Archive for May 26th, 2008

Canadian Press on IsoHunt Suit

Canadian Press features a story on the MPAA lawsuit against Vancouver-based Isohunt.com.

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May 26, 2008 7 comments Must Reads

Net Neutrality Hits Parliament Hill

A final reminder that hundreds are expected on Parliament Hill today for a rally in support of net neutrality.  While I unfortunately won't be there due to a travel commitment, there are speakers from two political parties as well as many other net neutrality leaders.  The CBC offers some advance […]

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May 26, 2008 Comments are Disabled News

BC Privacy Commissioner Says 41 Days Too Long for Breach Notification

All About Information notes a recent B.C. Privacy Commissioner decision which ruled that 41 days is too long to notify affected individuals of a security breach.

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May 26, 2008 Comments are Disabled Must Reads

Ten More Questions for Industry Minister Prentice

Last fall, as Industry Minister Jim Prentice was preparing to introduce new copyright legislation, I wrote an article in the Hill Times posing ten questions to Prentice about the forthcoming bill. Many of the questions – which focused on issues such as flexibility in implementing international copyright treaties, concern about the bill from the privacy community, fears about the impact of the law on security research, and doubts about the constitutionality of the proposal – remain unanswered.  Yet the six-month copyright delay has raised many more questions, including the following ten, which appear in this week's Hill Times (Hill Times version (sub req), homepage version):

1. Days before you were scheduled to introduce the copyright bill, you claimed that Canadian business executives were anxious for copyright reform.  In February 2008, however, the Business Coalition for Balanced Copyright, which features a who’s who of Canadian business (Telus, Rogers, Cogeco, SaskTel, MTS Allstream, Google, Yahoo, Retail Council of Canada, and Canadian Association of Broadcasters) spoke out against U.S.-style copyright legislation and in favour of an expanded fair dealing provision. Why is Canada's Industry Minister prepared to ignore the concerns of Canadian business?

2. In recent months countries such as New Zealand and Israel have enacted wide ranging copyright reforms that have either rejected the U.S. approach or included significant flexibility to preserve the copyright balance.  Why are those countries able to strike a balance in the face of U.S. pressure, yet Canada appears ready to cave to U.S. insistence that it follow its much-criticized model?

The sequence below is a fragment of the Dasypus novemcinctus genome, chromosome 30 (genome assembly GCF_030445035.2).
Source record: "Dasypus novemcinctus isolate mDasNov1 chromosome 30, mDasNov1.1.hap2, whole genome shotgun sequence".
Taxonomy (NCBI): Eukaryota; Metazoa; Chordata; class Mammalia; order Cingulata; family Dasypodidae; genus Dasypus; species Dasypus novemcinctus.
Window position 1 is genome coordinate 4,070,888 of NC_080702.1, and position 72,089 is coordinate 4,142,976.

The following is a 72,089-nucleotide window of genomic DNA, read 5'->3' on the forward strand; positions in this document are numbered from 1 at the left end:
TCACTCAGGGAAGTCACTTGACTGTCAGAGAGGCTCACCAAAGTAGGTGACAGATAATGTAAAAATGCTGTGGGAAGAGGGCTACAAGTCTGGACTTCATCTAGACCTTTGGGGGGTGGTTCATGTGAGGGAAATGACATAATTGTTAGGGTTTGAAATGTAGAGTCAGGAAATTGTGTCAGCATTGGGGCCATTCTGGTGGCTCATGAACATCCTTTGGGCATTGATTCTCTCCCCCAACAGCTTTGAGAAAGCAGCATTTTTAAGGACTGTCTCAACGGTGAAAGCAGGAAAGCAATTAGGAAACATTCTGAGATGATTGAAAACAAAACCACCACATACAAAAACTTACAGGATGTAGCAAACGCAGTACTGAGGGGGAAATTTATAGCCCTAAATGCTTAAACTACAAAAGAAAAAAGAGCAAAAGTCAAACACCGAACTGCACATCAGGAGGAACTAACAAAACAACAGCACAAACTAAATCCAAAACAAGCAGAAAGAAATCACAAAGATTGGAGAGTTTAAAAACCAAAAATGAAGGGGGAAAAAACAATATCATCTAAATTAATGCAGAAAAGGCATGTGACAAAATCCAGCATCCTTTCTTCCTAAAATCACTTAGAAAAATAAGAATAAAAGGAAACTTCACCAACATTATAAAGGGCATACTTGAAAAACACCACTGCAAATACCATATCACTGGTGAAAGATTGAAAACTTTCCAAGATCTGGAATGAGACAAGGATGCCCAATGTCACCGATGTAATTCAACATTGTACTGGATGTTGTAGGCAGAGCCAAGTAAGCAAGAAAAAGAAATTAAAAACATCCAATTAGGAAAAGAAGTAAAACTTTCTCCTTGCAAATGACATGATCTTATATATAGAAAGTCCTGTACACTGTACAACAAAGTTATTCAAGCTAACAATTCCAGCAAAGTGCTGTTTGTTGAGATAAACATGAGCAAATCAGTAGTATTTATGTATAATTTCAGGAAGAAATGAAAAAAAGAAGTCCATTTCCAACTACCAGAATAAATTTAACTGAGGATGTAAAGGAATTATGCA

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May 26, 2008 Comments are Disabled Stop CDMCA

Ten More Questions for Industry Minister Prentice

Last fall, as Industry Minister Jim Prentice was preparing to introduce new copyright legislation, I wrote an article in the Hill Times posing ten questions to Prentice about the forthcoming bill. Many of the questions – which focused on issues such as flexibility in implementing international copyright treaties, concern about the bill from the privacy community, fears about the impact of the law on security research, and doubts about the constitutionality of the proposal – remain unanswered.  Yet the six-month copyright delay has raised many more questions, including the following ten, which appear in this week's Hill Times (Hill Times version (sub req), homepage version):

1. Days before you were scheduled to introduce the copyright bill, you claimed that Canadian business executives were anxious for copyright reform.  In February 2008, however, the Business Coalition for Balanced Copyright, which features a who’s who of Canadian business (Telus, Rogers, Cogeco, SaskTel, MTS Allstream, Google, Yahoo, Retail Council of Canada, and Canadian Association of Broadcasters) spoke out against U.S.-style copyright legislation and in favour of an expanded fair dealing provision. Why is Canada's Industry Minister prepared to ignore the concerns of Canadian business?

2. In recent months countries such as New Zealand and Israel have enacted wide ranging copyright reforms that have either rejected the U.S. approach or included significant flexibility to preserve the copyright balance.  Why are those countries able to strike a balance in the face of U.S. pressure, yet Canada appears ready to cave to U.S. insistence that it follow its much-criticized model? 

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May 26, 2008 9 comments Columns